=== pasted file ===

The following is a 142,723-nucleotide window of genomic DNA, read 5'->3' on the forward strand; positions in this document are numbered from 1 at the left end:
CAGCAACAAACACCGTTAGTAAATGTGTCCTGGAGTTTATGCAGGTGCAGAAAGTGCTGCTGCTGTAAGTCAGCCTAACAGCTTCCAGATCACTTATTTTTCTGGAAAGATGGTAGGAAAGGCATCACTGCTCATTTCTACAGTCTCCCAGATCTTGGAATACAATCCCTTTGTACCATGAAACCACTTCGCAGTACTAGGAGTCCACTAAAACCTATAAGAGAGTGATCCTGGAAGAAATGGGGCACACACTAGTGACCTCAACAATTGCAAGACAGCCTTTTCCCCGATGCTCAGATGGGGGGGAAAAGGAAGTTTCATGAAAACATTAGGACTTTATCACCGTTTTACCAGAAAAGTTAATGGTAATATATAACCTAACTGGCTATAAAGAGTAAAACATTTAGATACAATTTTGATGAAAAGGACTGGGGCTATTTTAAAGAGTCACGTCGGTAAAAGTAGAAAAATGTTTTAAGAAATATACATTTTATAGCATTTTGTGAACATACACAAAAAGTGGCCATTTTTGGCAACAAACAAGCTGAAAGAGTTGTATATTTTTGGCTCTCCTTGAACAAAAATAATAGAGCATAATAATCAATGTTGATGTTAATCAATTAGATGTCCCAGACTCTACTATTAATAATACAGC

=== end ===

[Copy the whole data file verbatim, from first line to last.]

The following is a 142,723-nucleotide window of genomic DNA, read 5'->3' on the forward strand; positions in this document are numbered from 1 at the left end:
CAGCAACAAACACCGTTAGTAAATGTGTCCTGGAGTTTATGCAGGTGCAGAAAGTGCTGCTGCTGTAAGTCAGCCTAACAGCTTCCAGATCACTTATTTTTCTGGAAAGATGGTAGGAAAGGCATCACTGCTCATTTCTACAGTCTCCCAGATCTTGGAATACAATCCCTTTGTACCATGAAACCACTTCGCAGTACTAGGAGTCCACTAAAACCTATAAGAGAGTGATCCTGGAAGAAATGGGGCACACACTAGTGACCTCAACAATTGCAAGACAGCCTTTTCCCCGATGCTCAGATGGGGGGGAAAAGGAAGTTTCATGAAAACATTAGGACTTTATCACCGTTTTACCAGAAAAGTTAATGGTAATATATAACCTAACTGGCTATAAAGAGTAAAACATTTAGATACAATTTTGATGAAAAGGACTGGGGCTATTTTAAAGAGTCACGTCGGTAAAAGTAGAAAAATGTTTTAAGAAATATACATTTTATAGCATTTTGTGAACATACACAAAAAGTGGCCATTTTTGGCAACAAACAAGCTGAAAGAGTTGTATATTTTTGGCTCTCCTTGAACAAAAATAATAGAGCATAATAATCAATGTTGATGTTAATCAATTAGATGTCCCAGACTCTACTATTAATAATACAGC